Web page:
BC Conservatives won't field candidate in Delta-South
The provincial Conservative Party won't be running a candidate in the riding of Delta South out of respect for incumbent independent MLA Vicki Huntington, according to the party's spokesman, James Mitchell.
They will, however, run a candidate in Delta-North, though he did not say who that might be.
There has been speculation in recent months whether Huntington might join the caucus of the BC Liberals or BC Conservatives.
But Huntington, who was elected in 2009 by a margin of just 32 votes over BC Liberal candidate Wally Oppal, says she'll likely run again as an independent.
"If I saw a change in wanting to use the legislature effectively and democratically I would be comfortable in looking at working with the government party," said Huntington, before adding she hasn't seen that happen.
Nor is she looking to join the BC Conservatives.
"They have worked really hard at trying to create another option. Whether it's going to be as viable as they hoped by the time the election comes remains to be seen," she said."
Meanwhile, Delta Chamber of Commerce Chair Kelly Guichon hasn't said whether she will seek the nomination for the BC Liberal Party in Delta South, but insisted it isn't because she's having second thoughts about the party.
"I'm not saying no, I'm not saying yes," she said. "I'm looking at some other opportunities in the private sector as well."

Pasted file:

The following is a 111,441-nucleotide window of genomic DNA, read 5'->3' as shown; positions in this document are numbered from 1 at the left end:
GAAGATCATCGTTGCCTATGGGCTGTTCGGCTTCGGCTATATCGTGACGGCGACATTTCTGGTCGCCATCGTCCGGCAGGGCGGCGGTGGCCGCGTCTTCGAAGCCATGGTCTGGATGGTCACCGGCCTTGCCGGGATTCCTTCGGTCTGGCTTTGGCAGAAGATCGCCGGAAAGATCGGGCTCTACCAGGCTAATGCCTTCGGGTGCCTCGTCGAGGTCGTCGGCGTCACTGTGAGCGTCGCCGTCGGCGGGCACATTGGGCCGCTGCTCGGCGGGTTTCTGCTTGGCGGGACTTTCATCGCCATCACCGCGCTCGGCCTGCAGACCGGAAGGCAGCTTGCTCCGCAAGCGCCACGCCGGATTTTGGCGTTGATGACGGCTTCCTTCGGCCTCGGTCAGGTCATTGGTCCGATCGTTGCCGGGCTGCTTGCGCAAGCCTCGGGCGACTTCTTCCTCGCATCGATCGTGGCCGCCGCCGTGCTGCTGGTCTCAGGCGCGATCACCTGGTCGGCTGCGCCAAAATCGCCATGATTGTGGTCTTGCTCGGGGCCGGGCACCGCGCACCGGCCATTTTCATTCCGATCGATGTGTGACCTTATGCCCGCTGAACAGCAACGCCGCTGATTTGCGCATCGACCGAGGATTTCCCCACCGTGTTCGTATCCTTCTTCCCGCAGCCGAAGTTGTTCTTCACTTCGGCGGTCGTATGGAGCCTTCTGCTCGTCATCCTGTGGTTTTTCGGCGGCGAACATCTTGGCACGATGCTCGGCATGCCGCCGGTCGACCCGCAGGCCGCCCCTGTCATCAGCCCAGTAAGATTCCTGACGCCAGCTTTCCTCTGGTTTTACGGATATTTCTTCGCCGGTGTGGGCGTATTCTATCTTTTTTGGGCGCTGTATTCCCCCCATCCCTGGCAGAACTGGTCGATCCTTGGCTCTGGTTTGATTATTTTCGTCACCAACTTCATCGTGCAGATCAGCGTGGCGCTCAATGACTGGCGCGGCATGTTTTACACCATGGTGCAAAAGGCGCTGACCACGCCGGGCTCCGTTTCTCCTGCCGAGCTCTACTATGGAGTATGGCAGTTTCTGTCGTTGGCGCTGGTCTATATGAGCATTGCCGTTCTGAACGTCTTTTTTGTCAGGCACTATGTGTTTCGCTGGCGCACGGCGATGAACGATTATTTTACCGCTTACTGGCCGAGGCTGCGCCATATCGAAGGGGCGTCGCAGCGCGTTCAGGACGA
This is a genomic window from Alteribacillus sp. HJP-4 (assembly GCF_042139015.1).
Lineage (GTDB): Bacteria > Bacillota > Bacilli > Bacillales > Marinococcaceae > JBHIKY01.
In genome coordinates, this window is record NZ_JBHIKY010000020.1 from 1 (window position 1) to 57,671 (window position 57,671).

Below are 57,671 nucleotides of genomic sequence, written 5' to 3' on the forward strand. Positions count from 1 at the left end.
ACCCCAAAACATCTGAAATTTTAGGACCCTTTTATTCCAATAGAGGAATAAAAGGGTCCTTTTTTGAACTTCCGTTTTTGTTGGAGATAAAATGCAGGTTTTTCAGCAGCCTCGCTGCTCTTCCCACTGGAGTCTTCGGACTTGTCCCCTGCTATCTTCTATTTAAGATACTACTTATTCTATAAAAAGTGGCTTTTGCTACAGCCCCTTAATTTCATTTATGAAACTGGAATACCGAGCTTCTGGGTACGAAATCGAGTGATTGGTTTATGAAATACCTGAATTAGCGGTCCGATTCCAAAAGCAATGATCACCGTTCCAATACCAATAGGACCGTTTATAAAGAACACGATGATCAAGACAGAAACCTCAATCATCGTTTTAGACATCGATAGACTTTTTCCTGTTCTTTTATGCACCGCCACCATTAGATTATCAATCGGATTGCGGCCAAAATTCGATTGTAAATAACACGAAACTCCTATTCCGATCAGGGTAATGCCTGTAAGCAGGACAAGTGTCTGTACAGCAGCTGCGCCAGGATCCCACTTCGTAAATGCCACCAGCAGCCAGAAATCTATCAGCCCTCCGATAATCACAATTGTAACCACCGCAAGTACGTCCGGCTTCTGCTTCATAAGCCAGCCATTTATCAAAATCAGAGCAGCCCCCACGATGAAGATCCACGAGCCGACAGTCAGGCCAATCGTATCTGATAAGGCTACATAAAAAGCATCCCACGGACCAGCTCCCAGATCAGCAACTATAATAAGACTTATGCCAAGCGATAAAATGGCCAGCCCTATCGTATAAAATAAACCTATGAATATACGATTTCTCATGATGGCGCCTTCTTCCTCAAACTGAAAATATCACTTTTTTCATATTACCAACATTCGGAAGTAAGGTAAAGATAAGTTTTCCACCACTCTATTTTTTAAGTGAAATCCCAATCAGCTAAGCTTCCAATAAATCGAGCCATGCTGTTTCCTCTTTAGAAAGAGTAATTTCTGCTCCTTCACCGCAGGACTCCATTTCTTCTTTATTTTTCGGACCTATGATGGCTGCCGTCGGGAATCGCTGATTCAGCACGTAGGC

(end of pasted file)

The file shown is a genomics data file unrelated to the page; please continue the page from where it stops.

Guichon said she wanted to make clear she isn't getting "cold feet" with the Liberals, as was suggested in an editorial written by the Leader Sept. 7.
Guichon added that the Liberals have been successful in creating jobs and managing the economy during their three terms in government.
"I truthfully wouldn't want to see our province go back to where we were 11 years ago to become a have-not province," she said.
But BC NDP candidate for Delta South, Nic Slater, says his party is ready to govern.
"We all know there's change in the air," he said. "People are looking for something different and we're hoping we can offer that along the lines of what the NDP has always offered."
Slater said the NDP have managed to bring about positive change throughout Canada, by pushing for things such as universal medicare and old age pensions.
"Our values aren't going to change because there's an election. Our values have always been the same for over 80 years," he said.